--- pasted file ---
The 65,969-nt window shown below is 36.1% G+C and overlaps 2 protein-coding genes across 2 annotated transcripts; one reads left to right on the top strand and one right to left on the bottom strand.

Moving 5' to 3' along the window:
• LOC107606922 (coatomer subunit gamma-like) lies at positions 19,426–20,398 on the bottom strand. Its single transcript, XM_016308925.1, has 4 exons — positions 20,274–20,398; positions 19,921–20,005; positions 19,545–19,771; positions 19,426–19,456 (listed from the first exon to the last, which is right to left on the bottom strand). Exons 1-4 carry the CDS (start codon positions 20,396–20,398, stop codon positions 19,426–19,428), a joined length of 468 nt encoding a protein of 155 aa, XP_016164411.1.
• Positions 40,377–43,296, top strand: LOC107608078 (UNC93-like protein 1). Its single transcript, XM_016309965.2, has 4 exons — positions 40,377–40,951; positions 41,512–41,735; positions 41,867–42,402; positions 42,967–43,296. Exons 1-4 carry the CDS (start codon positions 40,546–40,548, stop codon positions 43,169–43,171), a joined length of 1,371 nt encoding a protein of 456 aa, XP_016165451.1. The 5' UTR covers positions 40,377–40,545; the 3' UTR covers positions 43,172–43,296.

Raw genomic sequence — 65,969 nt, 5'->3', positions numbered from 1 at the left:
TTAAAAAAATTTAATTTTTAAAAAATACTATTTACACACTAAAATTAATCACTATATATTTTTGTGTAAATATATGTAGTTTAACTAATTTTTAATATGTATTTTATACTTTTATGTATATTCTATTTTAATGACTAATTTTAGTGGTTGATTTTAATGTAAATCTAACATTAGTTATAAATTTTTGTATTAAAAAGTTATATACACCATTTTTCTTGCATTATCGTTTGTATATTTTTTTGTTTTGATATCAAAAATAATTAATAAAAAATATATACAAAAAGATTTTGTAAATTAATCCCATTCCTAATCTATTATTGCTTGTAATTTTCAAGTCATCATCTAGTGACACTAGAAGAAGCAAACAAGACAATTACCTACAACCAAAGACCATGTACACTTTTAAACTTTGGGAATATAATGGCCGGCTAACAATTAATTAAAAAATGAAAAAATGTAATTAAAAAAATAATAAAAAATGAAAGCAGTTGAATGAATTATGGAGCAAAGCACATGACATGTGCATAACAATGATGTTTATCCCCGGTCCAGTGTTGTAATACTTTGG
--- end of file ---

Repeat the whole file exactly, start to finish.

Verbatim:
The 65,969-nt window shown below is 36.1% G+C and overlaps 2 protein-coding genes across 2 annotated transcripts; one reads left to right on the top strand and one right to left on the bottom strand.

Moving 5' to 3' along the window:
• LOC107606922 (coatomer subunit gamma-like) lies at positions 19,426–20,398 on the bottom strand. Its single transcript, XM_016308925.1, has 4 exons — positions 20,274–20,398; positions 19,921–20,005; positions 19,545–19,771; positions 19,426–19,456 (listed from the first exon to the last, which is right to left on the bottom strand). Exons 1-4 carry the CDS (start codon positions 20,396–20,398, stop codon positions 19,426–19,428), a joined length of 468 nt encoding a protein of 155 aa, XP_016164411.1.
• Positions 40,377–43,296, top strand: LOC107608078 (UNC93-like protein 1). Its single transcript, XM_016309965.2, has 4 exons — positions 40,377–40,951; positions 41,512–41,735; positions 41,867–42,402; positions 42,967–43,296. Exons 1-4 carry the CDS (start codon positions 40,546–40,548, stop codon positions 43,169–43,171), a joined length of 1,371 nt encoding a protein of 456 aa, XP_016165451.1. The 5' UTR covers positions 40,377–40,545; the 3' UTR covers positions 43,172–43,296.

Raw genomic sequence — 65,969 nt, 5'->3', positions numbered from 1 at the left:
TTAAAAAAATTTAATTTTTAAAAAATACTATTTACACACTAAAATTAATCACTATATATTTTTGTGTAAATATATGTAGTTTAACTAATTTTTAATATGTATTTTATACTTTTATGTATATTCTATTTTAATGACTAATTTTAGTGGTTGATTTTAATGTAAATCTAACATTAGTTATAAATTTTTGTATTAAAAAGTTATATACACCATTTTTCTTGCATTATCGTTTGTATATTTTTTTGTTTTGATATCAAAAATAATTAATAAAAAATATATACAAAAAGATTTTGTAAATTAATCCCATTCCTAATCTATTATTGCTTGTAATTTTCAAGTCATCATCTAGTGACACTAGAAGAAGCAAACAAGACAATTACCTACAACCAAAGACCATGTACACTTTTAAACTTTGGGAATATAATGGCCGGCTAACAATTAATTAAAAAATGAAAAAATGTAATTAAAAAAATAATAAAAAATGAAAGCAGTTGAATGAATTATGGAGCAAAGCACATGACATGTGCATAACAATGATGTTTATCCCCGGTCCAGTGTTGTAATACTTTGG